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Research paper
Placebo-controlled trial of oral laquinimod in multiple sclerosis: MRI evidence of an effect on brain tissue damage
  1. Massimo Filippi1,2,
  2. Maria A Rocca1,2,
  3. Elisabetta Pagani1,
  4. Nicola De Stefano3,
  5. Douglas Jeffery4,
  6. Ludwig Kappos5,
  7. Xavier Montalban6,
  8. Alexei N Boyko7,
  9. Giancarlo Comi2,
  10. on behalf of the ALLEGRO Study Group
  1. 1Neuroimaging Research Unit, Institute of Experimental Neurology, Division of Neuroscience, San Raffaele Scientific Institute, Vita-Salute San Raffaele University, Ospedale San Raffaele, Milan, Italy
  2. 2Department of Neurology, Institute of Experimental Neurology, Division of Neuroscience, San Raffaele Scientific Institute, Vita-Salute San Raffaele University, Ospedale San Raffaele, Milan, Italy
  3. 3Quantitative Neuroimaging Laboratory, Department of Neurology, Neurosurgery & Behavioral Sciences, University of Siena, Siena, Italy
  4. 4Cornerstone Health Care, North Carolina, USA
  5. 5Clinical Neuroimmunology, Department of Biomedicine, University of Basel, Basel, Switzerland
  6. 6Clinical Neuroimmunology, Vall d'Hebron University Hospital and University of Autonoma de Barcelona, Barcelona, Spain
  7. 7Department of Neurology and Neurosurgery, Russian State Medical University and Moscow MS Center, Moscow, Russia
  1. Correspondence to Professor Massimo Filippi, Neuroimaging Research Unit, Institute of Experimental Neurology, Division of Neuroscience, San Raffaele Scientific Institute, Vita-Salute San Raffaele University, Milan 20132, Italy; filippi.massimo{at}hsr.it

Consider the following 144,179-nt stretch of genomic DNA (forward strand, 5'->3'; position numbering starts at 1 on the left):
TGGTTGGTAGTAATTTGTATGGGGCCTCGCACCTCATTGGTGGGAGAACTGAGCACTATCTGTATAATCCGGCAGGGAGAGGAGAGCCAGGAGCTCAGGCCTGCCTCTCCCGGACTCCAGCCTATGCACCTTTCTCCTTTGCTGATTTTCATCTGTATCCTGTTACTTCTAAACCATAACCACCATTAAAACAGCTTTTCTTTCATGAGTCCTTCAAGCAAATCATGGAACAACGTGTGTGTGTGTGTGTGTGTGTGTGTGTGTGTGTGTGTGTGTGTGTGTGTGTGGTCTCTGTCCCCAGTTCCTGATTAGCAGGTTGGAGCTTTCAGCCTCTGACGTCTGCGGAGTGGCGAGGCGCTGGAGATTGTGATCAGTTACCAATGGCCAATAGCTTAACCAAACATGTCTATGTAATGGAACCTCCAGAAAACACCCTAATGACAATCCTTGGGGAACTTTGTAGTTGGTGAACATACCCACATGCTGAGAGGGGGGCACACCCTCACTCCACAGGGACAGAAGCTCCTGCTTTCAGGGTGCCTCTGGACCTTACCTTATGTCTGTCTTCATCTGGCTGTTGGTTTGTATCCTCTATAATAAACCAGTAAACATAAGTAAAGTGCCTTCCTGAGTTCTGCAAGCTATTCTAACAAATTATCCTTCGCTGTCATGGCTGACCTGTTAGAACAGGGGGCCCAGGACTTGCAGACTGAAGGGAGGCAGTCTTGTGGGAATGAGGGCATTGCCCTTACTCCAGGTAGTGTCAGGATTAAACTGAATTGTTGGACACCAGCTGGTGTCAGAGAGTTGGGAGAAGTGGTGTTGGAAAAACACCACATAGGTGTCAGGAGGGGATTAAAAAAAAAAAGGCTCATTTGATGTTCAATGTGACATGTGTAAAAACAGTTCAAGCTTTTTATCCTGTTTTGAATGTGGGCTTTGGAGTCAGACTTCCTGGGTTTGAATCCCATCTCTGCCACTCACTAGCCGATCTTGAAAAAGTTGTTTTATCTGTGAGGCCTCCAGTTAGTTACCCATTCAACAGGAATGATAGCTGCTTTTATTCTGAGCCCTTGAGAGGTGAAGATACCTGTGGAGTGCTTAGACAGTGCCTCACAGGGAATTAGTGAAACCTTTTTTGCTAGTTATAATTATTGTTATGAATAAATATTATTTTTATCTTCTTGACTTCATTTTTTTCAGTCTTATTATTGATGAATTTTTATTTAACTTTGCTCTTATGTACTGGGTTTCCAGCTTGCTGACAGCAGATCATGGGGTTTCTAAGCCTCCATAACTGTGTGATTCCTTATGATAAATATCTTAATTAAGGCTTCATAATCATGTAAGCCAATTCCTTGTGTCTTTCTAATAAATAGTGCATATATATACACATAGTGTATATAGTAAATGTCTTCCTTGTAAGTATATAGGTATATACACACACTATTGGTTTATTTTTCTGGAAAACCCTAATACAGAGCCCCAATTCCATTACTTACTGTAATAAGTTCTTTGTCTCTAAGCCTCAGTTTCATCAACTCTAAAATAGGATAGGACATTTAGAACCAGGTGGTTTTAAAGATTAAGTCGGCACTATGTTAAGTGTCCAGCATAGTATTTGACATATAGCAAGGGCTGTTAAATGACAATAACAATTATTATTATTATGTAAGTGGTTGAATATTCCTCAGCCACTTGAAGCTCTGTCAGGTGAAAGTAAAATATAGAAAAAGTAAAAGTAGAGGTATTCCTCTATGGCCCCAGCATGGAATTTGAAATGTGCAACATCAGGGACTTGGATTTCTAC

Abstract

Objective In Assessment of OraL Laquinimod in PrEventing ProGRession in Multiple SclerOsis (ALLEGRO), a phase III study in relapsing-remitting multiple sclerosis (RRMS), oral laquinimod slowed disability and brain atrophy progression, suggesting laquinimod may reduce tissue damage in MS. MRI techniques sensitive to the most destructive aspects of the disease were used to further investigate laquinimod's potential effects on inflammation and neurodegeneration.

Methods 1106 RRMS patients were randomised 1:1 to receive once-daily oral laquinimod (0.6 mg) or placebo for 24 months. White matter (WM), grey matter (GM) and thalamic fractions were derived at months 0, 12 and 24. Also assessed were evolution of gadolinium-enhancing and/or new T2 lesions into permanent black holes (PBH); magnetisation transfer ratio (MTR) of normal-appearing brain tissue (NABT), WM, GM and T2 lesions; and N-acetylaspartate/creatine (NAA/Cr) levels in WM.

Results Compared with placebo, laquinimod-treated patients showed lower rates of WM at months 12 and 24 (p=0.004 and p=0.035) and GM (p=0.004) atrophy at month 12 and a trend for less GM atrophy at month 24 (p=0.078). Laquinimod also slowed thalamic atrophy at month 12 (p=0.005) and month 24 (p=0.003) and reduced the number of PBH at 12 and 24 months evolving from active lesions (all p<0.05). By month 24, MTR decreased significantly in NABT (p=0.015), WM (p=0.011) and GM (p=0.034) in placebo-treated patients, but not in laquinimod-treated patients. WM NAA/Cr tended to increase with laquinimod and decrease with placebo at 24 months (p=0.179).

Conclusions Oral laquinimod may reduce (at least in the initial phase of treatment) some of the more destructive pathological processes in RRMS patients.

Trial registration The ALLEGRO trial identifier number with clinicaltrials.gov is NCT00509145.

  • Multiple Sclerosis
  • MRI

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